Cargo Conundrum: Hyundai Tucson Versus Santa Fe Sport
Hyundai's complete redesign of theTucsonfor
2016 adds a healthy dose of passenger and cargo room to the formerly
tiny compact SUV. The 2016 Tucson is so much larger that the distinction
between Hyundai's own midsize five-passengerSanta Fe Sportbecomes muddier with the Tucson's new dimensions. They're similar in size, but how different overall are they?
Tucson is still smaller than the Santa Fe, though not by as much as
you'd think. Cargo room behind the backseat for the 2016 Tucson is only
4.4 cubic feet short of the 2016 Santa Fe Sport's capacity (not the
seven-passenger Santa Fe, whose name is still confusing). For 2016, the
Tucson's cargo area not only got larger, but Hyundai also enlarged the
opening. There's now 31 cubic feet behind the second row, compared with
the Santa Fe's 35.4 cubic feet, which is not a distinguishable amount
when the cargo area is put to use.
out our cargo photos of the Tucson and Santa Fe Sport and you'll see
gear packed into both. The suitcase and grocery bags occupy a similar
percentage of the cargo area's trunk space behind the backseat. The
Santa Fe Sport's cargo area is slightly wider, as is the whole car, but
not by much. The Santa Fe Sport's exterior dimensions have an additional
8.4 inches of length, 1.3 inches of height and 1.2 inches of width. A
total 61.9 cubic feet of cargo space is available with the second-row
seats folded, which is significantly less space than the Santa Fe
Sport's 71.5 cubic feet.
not a huge difference in backseat comfort, but the Santa Fe Sport does
excel here with more legroom than the Tucson, plus the Santa Fe Sport's
backseat slides fore and aft helping provide an extra few inches of
legroom or cargo room depending which way the seat slides; the Tucson's
backseat is fixed but it does recline.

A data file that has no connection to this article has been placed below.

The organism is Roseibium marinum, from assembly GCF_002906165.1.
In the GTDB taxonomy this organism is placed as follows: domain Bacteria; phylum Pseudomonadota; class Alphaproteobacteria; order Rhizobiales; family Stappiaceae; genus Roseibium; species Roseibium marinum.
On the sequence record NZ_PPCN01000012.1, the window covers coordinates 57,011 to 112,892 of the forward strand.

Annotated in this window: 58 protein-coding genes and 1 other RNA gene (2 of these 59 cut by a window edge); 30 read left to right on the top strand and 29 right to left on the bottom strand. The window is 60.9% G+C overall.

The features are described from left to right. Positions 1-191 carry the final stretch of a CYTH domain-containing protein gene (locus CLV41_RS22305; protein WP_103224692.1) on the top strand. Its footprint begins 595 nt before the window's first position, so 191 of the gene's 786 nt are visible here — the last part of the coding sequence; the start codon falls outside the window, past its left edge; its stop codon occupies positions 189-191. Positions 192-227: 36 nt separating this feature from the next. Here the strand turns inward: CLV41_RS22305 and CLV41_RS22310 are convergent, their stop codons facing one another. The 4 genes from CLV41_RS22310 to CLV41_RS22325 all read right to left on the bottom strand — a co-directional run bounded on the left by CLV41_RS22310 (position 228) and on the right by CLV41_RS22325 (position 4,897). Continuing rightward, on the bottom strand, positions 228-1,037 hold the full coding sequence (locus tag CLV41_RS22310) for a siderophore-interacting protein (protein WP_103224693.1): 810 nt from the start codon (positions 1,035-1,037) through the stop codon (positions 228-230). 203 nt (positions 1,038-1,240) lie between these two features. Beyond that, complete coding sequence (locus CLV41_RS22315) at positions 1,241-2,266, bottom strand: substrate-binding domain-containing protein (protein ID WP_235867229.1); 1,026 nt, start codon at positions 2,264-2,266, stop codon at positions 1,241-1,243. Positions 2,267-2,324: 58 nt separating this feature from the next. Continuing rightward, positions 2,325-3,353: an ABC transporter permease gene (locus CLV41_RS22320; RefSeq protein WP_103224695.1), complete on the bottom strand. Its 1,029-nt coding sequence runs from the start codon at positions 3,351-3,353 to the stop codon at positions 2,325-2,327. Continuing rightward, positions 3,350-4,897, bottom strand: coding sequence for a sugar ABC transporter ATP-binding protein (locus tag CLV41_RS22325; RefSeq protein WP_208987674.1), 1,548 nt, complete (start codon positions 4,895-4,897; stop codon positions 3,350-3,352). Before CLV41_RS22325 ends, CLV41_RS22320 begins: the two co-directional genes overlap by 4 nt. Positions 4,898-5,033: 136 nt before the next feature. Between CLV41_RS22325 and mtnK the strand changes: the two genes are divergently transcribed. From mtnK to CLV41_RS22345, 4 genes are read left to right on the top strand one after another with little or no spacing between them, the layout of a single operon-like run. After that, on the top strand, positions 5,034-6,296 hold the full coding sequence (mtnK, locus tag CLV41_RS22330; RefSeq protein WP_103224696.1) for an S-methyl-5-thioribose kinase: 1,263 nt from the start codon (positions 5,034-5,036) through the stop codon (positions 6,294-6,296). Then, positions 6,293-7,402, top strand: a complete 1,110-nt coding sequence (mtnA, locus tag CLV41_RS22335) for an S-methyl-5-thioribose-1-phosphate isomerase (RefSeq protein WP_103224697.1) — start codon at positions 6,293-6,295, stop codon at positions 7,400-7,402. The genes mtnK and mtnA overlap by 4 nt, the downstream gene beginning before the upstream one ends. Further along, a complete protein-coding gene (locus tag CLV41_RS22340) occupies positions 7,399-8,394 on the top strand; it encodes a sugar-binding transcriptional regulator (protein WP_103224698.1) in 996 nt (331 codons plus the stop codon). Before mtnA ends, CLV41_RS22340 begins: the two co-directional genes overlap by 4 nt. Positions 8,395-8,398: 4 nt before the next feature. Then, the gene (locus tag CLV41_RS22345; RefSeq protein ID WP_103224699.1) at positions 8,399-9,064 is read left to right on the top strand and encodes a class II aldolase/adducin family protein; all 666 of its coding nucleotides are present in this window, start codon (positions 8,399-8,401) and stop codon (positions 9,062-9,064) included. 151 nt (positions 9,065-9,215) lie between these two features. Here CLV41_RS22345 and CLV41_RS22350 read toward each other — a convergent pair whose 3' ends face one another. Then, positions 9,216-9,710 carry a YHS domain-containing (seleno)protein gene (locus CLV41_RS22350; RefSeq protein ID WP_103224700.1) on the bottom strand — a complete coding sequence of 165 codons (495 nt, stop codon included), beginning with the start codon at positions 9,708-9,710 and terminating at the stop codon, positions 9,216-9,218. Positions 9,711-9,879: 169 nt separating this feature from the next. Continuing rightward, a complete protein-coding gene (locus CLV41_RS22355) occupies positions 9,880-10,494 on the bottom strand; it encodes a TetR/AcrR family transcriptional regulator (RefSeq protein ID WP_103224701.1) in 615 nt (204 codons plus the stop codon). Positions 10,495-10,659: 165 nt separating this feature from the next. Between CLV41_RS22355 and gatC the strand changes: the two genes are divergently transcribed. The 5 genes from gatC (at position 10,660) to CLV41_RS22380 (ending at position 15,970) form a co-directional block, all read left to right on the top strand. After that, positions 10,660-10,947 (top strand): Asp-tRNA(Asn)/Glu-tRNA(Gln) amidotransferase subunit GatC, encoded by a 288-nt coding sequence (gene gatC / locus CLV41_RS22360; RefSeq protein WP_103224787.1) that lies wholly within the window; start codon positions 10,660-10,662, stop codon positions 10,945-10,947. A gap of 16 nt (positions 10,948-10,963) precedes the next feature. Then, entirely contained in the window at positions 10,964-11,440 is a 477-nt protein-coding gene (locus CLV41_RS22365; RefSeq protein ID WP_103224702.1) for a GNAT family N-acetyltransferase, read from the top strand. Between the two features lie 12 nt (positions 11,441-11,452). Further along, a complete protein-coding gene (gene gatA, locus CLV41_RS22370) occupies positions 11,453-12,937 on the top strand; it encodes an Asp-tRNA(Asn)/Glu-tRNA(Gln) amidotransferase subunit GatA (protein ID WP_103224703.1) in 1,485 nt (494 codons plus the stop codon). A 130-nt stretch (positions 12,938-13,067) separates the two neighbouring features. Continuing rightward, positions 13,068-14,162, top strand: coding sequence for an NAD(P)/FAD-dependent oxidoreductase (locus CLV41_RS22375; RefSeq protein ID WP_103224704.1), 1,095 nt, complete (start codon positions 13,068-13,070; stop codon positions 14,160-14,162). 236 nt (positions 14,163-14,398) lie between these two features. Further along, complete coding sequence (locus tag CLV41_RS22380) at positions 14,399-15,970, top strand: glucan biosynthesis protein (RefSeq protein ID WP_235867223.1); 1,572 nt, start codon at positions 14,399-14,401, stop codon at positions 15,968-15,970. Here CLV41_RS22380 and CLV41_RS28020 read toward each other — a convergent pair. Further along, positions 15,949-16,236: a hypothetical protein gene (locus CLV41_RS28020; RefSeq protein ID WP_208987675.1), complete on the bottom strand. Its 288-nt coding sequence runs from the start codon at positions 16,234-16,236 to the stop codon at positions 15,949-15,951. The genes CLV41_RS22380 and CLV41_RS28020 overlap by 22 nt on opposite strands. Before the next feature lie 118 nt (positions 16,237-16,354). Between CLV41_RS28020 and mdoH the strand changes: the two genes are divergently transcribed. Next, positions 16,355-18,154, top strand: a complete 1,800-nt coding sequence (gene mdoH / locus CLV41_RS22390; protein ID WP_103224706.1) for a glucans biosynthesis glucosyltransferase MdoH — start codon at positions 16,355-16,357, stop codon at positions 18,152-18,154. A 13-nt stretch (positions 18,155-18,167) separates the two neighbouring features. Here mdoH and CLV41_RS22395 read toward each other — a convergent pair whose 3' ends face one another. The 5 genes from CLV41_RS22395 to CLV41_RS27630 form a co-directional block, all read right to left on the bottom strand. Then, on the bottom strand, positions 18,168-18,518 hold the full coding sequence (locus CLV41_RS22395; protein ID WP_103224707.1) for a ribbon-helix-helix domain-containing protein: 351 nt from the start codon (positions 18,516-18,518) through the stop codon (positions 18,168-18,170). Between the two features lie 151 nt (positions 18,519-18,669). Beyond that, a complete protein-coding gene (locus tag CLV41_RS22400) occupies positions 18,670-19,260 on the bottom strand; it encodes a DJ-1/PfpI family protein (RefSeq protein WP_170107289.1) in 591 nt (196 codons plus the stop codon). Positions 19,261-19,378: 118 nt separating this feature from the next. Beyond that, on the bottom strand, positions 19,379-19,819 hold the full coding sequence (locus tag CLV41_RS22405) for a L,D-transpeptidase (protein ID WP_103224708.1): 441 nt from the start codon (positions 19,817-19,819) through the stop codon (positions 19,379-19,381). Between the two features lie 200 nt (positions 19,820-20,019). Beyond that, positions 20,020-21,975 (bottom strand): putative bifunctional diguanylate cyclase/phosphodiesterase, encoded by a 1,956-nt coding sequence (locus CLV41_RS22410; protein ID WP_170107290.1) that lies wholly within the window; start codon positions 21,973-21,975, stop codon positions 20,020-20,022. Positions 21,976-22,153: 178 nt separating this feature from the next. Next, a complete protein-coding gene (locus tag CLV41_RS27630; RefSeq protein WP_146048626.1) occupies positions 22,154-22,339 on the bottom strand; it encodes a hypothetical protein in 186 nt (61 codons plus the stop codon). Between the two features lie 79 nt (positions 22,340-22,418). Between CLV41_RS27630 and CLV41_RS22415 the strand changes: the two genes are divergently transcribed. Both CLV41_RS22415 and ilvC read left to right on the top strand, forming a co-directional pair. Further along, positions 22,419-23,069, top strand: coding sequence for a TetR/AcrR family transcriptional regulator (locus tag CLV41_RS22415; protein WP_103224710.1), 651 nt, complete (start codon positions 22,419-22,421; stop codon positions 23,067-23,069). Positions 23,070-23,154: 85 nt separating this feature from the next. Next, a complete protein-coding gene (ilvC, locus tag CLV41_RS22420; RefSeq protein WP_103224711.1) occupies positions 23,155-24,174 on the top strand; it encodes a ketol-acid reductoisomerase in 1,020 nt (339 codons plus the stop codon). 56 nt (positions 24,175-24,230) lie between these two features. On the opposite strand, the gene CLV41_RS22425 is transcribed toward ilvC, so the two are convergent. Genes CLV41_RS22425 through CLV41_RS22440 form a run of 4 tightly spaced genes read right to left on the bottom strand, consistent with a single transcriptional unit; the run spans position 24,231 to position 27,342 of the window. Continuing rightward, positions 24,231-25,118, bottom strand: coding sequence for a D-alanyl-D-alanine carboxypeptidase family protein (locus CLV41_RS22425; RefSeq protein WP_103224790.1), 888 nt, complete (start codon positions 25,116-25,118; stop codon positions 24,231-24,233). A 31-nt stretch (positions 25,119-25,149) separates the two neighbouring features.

the Tucson surprises with notable options the Santa Fe Sport doesn't
offer, including lane departure warning, a forward collision system with
automatic emergency braking and adaptive headlights on the top Limited
trim level. The Tucsonacesthe
Insurance Institute for Highway Safety's crash tests, including the
difficult-to-pass small front-overlap test, and earns the IIHS's Top
Safety Pick Plus designation. The Santa Fe Sport shares IIHS crash test
ratings with the three-row Santa Fe, but it manages only a marginal
rating in the small font-overlap test; that’s low enough to exclude it
from Top Safety Pick status.
The Tucson gets
its best fuel economy of 26/33/29 mpg city/highway/combined from its
optional turbocharged 1.6-liter four-cylinder with front-wheel drive
versus the Santa Fe Sport's best fuel economy of 20/27/23 mpg with the
standard 2.4-liter four-cylinder and front-wheel drive.
Unless you're interested in the powerful Santa Fe Sport 2.0
with the 264-horsepower, turbocharged four-cylinder engine, the Tucson
is an interesting proposition given the increased room for 2016. The
picture becomes a little clearer when you consider its $2,250 lower
starting price and considerably better fuel economy.